This month our Rising Voices Fellows explore their relationships to Passover traditions. Be sure to check theJWA blog each Tuesday for a new post from our fellows—and check out the great educational resources provided by our partner organization, Prozdor.
The first books I ever fell in love with were the American Girl books. The American Girl Company as a whole was a big part of my childhood, and its influence is still with me today: if it weren’t for it and Billy Joel’s “We Didn’t Start The Fire,” I don’t know if I would have passed US History last year. Educational value aside, the books have held up as fantastic examples of children’s literature, with their beautiful illustrations, interesting historical notes in the margins, diverse characters (including their cast of thirteen young female protagonists), and, most importantly to me, simple but solid stories.
When most people think of the American Girls, I’m sure their minds go straight to the dolls. The dolls are great as supplements to the books, but they’re pretty darn expensive, and no matter how much of an enthusiast you are, it’s not practical to buy more than one or two. I have had mine since I was six, and I remember how carefully I decided which one was my favorite.
There were seven historical characters back then: Felicity, Josefina, Kirsten, Addy, Samantha, Kit, and Molly. If the Jewish character, Rebecca, had been around, I might have picked her. But then again, maybe I wouldn’t have. Felicity was a redhead like me, so she was probably the more obvious choice. But I didn’t pick her. In the end, I did not make my decision based on the doll’s background or what she looked like. My favorite American Girl might seem like the most unlikely choice, but her story spoke to me the most. To this day, I don’t think I’ve met another girl who loved her as much as I do: Addy Walker, at the time the only African-American character of the bunch.
The first book in Addy’s series read to me like a thriller; the story was so exciting and suspenseful that I was literally pacing my room as I read it. It concerned Addy and her mother’s escape from slavery on a Southern plantation, with elements such as a run-in with Confederate soldiers who don’t know they’re fugitives and Addy saving her mother from drowning in rapids. I breathed a huge sigh of relief when they finally reached the “safe house,” and although I knew that the next book would show them living safely in Philadelphia, I was so awed by Addy’s bravery through the ordeal of escape that I was eager to read more about her.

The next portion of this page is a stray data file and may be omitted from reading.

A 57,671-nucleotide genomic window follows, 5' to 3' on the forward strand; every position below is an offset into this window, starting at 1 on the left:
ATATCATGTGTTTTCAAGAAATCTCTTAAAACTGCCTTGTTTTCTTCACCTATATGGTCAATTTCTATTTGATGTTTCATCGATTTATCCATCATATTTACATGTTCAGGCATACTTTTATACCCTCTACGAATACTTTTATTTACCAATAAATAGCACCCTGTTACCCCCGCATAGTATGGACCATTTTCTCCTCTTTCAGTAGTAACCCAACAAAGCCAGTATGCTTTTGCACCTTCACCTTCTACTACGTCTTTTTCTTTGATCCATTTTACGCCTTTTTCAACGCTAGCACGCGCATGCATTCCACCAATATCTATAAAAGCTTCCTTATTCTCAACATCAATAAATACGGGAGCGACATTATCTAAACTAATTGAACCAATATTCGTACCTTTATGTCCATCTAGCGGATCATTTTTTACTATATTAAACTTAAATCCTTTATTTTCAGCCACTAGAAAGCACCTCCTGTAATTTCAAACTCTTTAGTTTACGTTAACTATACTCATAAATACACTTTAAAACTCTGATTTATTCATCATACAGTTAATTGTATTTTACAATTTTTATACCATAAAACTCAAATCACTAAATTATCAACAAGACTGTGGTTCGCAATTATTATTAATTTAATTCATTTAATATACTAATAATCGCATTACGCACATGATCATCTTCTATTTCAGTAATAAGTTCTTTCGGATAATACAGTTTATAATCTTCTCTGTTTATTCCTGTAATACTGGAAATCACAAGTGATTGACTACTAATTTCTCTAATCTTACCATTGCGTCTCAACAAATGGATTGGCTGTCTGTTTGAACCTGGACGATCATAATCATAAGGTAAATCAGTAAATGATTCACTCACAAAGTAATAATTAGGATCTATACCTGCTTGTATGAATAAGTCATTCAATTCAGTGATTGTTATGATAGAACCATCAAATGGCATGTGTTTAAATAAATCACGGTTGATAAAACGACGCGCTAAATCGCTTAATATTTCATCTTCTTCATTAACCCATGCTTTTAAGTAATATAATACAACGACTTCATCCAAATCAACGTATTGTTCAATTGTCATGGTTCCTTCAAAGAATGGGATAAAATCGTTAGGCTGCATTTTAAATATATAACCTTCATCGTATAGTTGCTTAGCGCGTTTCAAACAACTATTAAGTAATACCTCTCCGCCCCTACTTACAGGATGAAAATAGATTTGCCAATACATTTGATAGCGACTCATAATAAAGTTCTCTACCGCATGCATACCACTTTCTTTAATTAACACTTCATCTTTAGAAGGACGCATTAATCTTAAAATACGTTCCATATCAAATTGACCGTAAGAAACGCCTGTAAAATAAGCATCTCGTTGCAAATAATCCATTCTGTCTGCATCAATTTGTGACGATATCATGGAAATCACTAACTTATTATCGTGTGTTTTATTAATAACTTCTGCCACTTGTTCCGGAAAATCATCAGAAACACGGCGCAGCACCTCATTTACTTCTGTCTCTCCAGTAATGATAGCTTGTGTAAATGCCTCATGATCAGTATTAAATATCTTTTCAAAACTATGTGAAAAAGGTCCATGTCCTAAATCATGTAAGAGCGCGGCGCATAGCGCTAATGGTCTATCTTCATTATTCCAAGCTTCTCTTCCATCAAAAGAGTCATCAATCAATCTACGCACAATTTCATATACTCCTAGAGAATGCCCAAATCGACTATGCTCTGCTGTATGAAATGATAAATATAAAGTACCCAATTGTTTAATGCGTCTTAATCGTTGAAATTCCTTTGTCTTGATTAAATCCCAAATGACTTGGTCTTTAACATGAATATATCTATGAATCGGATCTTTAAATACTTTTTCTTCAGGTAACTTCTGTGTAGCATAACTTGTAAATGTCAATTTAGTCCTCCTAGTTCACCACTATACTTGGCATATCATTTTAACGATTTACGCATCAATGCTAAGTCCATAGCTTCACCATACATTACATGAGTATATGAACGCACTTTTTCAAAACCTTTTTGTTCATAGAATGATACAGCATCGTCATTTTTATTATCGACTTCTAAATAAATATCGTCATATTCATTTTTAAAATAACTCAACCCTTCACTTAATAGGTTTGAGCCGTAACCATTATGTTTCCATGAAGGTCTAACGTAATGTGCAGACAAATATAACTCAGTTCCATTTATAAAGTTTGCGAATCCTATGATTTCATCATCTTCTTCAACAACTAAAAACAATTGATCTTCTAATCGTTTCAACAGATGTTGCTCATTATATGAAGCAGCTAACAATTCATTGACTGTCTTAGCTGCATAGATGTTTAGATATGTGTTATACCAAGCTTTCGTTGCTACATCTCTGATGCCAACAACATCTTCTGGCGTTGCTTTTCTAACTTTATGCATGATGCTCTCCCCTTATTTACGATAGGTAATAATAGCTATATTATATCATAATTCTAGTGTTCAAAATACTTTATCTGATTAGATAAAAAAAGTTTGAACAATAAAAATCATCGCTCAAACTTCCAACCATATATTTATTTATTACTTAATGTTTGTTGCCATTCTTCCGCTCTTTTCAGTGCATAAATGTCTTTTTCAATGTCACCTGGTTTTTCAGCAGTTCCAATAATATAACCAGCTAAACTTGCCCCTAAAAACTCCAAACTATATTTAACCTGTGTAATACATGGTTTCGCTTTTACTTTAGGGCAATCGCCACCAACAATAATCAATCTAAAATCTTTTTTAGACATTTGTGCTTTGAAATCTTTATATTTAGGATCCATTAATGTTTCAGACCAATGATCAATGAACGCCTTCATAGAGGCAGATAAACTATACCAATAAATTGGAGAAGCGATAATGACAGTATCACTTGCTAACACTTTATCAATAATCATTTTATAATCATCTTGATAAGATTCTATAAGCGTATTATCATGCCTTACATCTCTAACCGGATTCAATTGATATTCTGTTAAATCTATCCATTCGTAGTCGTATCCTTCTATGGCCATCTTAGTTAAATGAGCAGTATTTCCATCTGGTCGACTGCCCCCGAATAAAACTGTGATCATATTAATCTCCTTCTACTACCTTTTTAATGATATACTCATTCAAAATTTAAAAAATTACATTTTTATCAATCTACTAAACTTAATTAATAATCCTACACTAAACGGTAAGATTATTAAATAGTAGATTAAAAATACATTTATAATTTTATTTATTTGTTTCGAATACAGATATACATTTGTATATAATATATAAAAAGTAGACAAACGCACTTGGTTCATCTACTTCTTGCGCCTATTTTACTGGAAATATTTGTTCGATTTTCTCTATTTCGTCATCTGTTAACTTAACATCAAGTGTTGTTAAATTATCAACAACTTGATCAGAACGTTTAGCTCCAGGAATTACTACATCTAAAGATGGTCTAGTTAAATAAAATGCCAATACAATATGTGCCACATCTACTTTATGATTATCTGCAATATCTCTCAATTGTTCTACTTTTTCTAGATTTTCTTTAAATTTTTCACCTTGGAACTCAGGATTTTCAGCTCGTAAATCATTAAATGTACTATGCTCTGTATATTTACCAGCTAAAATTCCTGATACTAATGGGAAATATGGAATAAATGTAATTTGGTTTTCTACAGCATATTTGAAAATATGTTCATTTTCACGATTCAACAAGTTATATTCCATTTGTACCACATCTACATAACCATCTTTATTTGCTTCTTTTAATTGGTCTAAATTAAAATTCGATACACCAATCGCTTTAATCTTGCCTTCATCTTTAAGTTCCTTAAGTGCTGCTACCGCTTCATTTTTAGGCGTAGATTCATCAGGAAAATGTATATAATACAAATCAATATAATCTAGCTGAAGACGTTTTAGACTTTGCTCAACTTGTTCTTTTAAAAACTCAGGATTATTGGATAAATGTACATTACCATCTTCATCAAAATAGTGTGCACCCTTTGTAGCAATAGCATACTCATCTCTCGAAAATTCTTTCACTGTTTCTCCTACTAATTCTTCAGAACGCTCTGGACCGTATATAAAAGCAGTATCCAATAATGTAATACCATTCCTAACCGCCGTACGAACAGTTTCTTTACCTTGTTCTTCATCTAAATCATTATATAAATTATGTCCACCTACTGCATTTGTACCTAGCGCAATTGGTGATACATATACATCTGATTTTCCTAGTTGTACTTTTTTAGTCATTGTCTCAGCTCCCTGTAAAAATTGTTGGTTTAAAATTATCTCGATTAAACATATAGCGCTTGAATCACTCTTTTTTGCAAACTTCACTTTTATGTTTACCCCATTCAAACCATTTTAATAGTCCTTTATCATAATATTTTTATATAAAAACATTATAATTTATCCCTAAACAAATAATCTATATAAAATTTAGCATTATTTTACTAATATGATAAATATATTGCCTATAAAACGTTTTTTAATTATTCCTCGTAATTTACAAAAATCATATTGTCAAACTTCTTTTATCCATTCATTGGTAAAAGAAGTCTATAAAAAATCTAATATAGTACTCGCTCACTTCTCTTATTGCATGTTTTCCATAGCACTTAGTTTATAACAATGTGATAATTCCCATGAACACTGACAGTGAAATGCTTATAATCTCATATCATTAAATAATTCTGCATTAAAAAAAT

Incidentally, this was the first time I had ever heard of the Underground Railroad, a phrase that I would see again many times, usually in history class but just as often as an analog to the story of Exodus. I mentioned in my post in February that I’m a bit of a biblical skeptic. I had already participated in six Passovers when I read the Addy books, and although Miriam is one of my heroes and although I love Seders and reading the Haggadah, there was just something about this “exodus” from the South that made it seem more real, more sad, more harrowing. It was the first story of freedom that really broke through to me. And that is really important.
Why is Passover such a defining holiday for Judaism in the first place? I think it’s because everyone loves a freedom story. More specifically, everyone likes to see the protagonist freeing themself from their oppressors, which is good; any story with a conflict is essentially a variation on that theme. There’s something especially powerful about a literal escape, especially one that brings together an entire culture. And that’s something that the stories of both Passover and the Underground Railroad share.
Beyond culture, however, everyone should have their own favorite freedom story, one that means something to them personally. Some are content with those bigger stories. But then there are people who need the story of an individual, whether real or fictional or (in my case) plastic. Addy’s was the first freedom story I ever read on my own, and it is one I will never forget.